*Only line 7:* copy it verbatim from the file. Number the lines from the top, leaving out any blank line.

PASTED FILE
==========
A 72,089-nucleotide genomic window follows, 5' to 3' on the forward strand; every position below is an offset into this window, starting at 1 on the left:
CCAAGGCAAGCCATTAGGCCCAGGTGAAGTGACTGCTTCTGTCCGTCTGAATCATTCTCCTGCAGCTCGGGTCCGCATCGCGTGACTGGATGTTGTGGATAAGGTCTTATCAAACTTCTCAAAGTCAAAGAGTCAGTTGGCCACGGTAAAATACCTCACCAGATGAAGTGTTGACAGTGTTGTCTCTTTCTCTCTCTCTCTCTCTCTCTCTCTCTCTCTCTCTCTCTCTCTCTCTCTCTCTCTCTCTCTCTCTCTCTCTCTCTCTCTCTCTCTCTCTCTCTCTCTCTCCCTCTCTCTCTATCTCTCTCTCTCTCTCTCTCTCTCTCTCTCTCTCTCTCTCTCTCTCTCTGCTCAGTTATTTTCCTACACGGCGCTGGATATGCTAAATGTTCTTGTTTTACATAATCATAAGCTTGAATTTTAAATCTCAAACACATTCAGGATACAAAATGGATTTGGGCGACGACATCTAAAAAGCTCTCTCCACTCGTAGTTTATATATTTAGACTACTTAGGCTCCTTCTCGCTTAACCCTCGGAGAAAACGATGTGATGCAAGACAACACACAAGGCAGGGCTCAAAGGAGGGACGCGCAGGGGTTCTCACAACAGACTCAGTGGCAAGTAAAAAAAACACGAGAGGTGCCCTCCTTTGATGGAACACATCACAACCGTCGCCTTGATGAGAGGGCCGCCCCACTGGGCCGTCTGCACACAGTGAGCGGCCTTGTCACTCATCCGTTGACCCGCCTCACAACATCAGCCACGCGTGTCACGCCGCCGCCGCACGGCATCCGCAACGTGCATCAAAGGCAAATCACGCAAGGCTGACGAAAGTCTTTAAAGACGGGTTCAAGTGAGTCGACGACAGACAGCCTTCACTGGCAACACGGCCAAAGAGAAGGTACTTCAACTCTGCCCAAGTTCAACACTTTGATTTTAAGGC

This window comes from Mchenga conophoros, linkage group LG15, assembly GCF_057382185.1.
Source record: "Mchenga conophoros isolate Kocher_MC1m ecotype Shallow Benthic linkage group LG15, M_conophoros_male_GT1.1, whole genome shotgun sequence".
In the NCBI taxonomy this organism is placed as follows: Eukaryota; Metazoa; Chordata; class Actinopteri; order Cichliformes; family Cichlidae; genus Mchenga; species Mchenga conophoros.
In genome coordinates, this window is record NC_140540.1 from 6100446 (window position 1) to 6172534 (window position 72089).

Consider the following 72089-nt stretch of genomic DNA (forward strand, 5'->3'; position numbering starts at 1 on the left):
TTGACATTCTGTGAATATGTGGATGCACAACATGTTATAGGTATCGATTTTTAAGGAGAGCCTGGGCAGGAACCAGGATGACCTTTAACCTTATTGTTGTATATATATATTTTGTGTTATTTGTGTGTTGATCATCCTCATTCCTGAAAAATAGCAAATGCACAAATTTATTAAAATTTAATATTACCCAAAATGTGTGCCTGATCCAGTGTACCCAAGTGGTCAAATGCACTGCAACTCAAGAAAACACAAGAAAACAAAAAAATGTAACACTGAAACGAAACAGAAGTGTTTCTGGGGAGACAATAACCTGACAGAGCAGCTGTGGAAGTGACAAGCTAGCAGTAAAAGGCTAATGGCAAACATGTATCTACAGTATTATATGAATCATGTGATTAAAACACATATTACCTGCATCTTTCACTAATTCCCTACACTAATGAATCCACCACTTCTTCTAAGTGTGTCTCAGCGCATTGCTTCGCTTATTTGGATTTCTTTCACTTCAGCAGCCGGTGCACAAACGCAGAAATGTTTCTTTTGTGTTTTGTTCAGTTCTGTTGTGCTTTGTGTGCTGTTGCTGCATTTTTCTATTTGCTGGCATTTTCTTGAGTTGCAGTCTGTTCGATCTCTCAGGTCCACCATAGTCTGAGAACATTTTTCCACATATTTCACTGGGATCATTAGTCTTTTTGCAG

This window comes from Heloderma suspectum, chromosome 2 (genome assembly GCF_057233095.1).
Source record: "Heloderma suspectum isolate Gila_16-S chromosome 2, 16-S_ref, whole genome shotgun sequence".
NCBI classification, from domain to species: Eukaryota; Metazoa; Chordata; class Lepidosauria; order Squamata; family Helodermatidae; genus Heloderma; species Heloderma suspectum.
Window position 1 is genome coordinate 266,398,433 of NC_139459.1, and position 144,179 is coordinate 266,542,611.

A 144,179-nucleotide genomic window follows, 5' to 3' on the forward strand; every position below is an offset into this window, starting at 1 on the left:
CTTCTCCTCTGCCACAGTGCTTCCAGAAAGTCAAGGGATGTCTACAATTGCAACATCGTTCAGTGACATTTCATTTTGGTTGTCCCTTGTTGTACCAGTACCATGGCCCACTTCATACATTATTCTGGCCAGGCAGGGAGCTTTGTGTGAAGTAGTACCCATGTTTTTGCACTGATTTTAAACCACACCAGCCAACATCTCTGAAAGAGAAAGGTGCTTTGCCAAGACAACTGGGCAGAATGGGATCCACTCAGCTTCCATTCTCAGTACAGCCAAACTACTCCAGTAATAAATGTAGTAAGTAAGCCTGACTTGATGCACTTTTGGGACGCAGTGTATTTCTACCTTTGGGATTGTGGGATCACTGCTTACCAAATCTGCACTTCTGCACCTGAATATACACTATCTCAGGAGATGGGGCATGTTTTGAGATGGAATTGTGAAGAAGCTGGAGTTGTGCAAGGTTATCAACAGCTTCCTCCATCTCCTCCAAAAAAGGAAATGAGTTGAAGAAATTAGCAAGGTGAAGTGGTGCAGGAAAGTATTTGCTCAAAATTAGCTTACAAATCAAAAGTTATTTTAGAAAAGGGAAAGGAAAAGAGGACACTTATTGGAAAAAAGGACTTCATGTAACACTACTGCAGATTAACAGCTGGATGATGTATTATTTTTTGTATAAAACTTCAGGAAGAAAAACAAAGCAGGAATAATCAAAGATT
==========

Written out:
Consider the following 72089-nt stretch of genomic DNA (forward strand, 5'->3'; position numbering starts at 1 on the left):